- Nvidia’s CEO Jensen Huang says we should no longer consider Moore’s Law relevant.
- Others think of the current situation as a performance increase slow-down rather than a complete dismiss of the law.
- Chip manufacturers have entered a stage of struggle, with little hope of the situation changing fundamentally any time soon.
During a CES 2019 Q&A panel with a group of reporters and analysts, the CEO of Nvidia Jensen Huang has stated that “the Moore’s Law has finished”. As he further explained, Moore’s Law used to grow tenfold every five years, and 100X every decade. Right now it’s stuck at a growing rate of a few percents every year, and over the course of the next decade, it may only achieve a 2X growth. So, what Huang says is that Moore’s Law had a good run so far, but this, and everything relevant to its notion is now over.
When Gordon Moore predicted that chips would get twice as powerful every couple of years back in 1965, no one could anticipate the limits of semiconductor manufacturing and quantum physics understanding that we have reached today. Moore’s prediction became Moore’s Law, acting as an industry guideline and getting repeatedly confirmed by chip manufacturers. However, regular and incremental performance upgrades have hit a wall since quite some time now, as even the long-standing leaders in the field are having serious trouble in making their chips even smaller than they already are.
Intel is stuck at 14nm since 2014, AMD found a clever way to scale down to 10nm, and Samsung is using ultraviolet lithography to reach 7nm, the same as Qualcomm and MediaTek. The best case scenario for all of them is the limit of 5nm, and going any smaller than that will require some kind of a fundamental change to our manufacturing or our understanding. Until today, almost all of the above innovated in all areas of chip design and development, and getting thus far was not exactly a walk in the park. We have been already pushing the limits for a long time now, putting the best minds into achieving it. Still, seeing chips of “doubled performance” compared to the previous generation is never the case anymore.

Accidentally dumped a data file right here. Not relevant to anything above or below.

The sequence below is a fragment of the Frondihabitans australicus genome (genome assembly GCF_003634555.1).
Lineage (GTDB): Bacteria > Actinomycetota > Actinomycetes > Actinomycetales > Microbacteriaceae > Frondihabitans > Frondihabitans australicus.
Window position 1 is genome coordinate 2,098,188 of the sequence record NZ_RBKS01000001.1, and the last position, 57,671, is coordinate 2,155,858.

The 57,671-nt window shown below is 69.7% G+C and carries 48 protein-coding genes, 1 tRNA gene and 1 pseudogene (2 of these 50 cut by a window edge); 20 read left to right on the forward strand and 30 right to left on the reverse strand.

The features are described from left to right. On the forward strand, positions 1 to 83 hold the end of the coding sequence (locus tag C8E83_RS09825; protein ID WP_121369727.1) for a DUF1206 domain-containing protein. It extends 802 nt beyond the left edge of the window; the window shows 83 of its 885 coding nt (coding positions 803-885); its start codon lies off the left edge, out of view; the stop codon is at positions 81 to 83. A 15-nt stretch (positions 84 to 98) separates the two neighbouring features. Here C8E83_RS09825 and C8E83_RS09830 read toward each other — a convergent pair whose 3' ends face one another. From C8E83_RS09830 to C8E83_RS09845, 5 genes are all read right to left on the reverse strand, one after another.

To the contrary, newer chips are getting more expensive, as making them requires more and more exotic technology. The power consumption savings that acted as a forking path for Moore’s Law in recent times has reached the point of getting evened out by the manufacturing costs, so the wall remains there. Analysts care to point out that while the Moore’s Law by its strictest definition may be over, the industry is shifting focus towards multi-core GPU architectures, new ways of packaging, and advanced software frameworks. This lights the way forward, and Nvidia is one of the company’s leading that way with their consumer and professional products. While their latest microarchitecture features 12nm transistors, the number of CUDA cores combined with newer tech has brought a performance increase of approximately 40% over the previous generation.
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